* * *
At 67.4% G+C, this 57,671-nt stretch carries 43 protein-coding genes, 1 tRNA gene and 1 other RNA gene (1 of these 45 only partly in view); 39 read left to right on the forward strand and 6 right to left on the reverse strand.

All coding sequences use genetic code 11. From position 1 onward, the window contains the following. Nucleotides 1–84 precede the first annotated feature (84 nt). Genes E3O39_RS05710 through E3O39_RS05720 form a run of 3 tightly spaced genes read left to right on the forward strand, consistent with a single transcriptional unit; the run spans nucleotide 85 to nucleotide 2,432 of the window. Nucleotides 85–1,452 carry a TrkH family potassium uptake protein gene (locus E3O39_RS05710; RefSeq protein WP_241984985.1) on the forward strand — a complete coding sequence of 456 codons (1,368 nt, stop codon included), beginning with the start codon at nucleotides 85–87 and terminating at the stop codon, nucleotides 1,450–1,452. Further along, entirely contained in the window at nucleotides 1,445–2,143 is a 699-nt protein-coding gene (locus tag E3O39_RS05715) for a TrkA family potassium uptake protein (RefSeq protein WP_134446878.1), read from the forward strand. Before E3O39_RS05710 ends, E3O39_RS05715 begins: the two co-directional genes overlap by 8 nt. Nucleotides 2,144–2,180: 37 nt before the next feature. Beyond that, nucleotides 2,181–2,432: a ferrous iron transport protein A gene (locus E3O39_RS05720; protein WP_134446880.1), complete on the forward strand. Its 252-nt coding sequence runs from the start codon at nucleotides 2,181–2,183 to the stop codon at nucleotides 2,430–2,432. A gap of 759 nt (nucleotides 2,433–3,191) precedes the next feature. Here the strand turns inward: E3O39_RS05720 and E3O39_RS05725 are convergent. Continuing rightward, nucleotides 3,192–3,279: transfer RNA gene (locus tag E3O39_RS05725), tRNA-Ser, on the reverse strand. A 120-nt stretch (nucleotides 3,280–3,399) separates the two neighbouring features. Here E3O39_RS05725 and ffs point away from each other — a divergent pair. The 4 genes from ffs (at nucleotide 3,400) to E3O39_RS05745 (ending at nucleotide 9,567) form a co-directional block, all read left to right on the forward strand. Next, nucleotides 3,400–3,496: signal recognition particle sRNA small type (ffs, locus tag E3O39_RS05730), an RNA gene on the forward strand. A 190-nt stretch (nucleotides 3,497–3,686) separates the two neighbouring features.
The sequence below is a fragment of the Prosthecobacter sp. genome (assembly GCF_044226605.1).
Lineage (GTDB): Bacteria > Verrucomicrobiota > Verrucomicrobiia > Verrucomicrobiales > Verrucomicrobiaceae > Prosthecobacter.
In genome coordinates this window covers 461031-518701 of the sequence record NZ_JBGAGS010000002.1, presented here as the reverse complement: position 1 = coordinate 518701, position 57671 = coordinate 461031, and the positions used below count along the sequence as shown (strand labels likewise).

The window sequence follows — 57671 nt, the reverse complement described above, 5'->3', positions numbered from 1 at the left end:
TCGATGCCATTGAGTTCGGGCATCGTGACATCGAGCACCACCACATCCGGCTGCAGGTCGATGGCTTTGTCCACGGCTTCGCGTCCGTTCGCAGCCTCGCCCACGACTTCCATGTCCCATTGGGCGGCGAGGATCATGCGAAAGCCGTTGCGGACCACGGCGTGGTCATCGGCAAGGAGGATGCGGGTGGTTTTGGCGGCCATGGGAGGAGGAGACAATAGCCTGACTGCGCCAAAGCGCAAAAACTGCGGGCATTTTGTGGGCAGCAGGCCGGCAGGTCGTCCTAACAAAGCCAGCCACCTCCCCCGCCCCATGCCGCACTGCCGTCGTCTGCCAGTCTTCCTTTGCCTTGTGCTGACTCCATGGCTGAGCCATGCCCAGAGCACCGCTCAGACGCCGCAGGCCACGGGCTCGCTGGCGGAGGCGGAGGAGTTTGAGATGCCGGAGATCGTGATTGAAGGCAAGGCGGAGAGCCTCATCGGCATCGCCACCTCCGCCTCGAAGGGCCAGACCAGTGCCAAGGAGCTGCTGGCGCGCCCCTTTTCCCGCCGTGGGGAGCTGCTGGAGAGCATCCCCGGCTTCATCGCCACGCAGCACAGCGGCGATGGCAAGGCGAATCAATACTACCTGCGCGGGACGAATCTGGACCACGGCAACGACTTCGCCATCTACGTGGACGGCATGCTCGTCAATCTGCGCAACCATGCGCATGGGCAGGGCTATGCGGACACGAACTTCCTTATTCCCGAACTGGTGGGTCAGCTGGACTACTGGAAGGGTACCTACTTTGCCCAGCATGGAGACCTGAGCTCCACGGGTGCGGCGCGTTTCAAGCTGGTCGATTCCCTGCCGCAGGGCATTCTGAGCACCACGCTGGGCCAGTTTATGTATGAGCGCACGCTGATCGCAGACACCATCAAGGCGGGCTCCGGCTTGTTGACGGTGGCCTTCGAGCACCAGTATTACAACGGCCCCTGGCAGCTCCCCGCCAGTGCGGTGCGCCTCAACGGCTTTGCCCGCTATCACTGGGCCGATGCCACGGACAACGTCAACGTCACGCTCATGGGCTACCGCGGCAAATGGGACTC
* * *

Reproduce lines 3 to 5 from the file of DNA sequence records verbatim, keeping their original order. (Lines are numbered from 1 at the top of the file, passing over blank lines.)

The sequence below is a fragment of the Prosthecobacter sp. genome (assembly GCF_044226605.1).
Lineage (GTDB): Bacteria > Verrucomicrobiota > Verrucomicrobiia > Verrucomicrobiales > Verrucomicrobiaceae > Prosthecobacter.
In genome coordinates this window covers 461031-518701 of the sequence record NZ_JBGAGS010000002.1, presented here as the reverse complement: position 1 = coordinate 518701, position 57671 = coordinate 461031, and the positions used below count along the sequence as shown (strand labels likewise).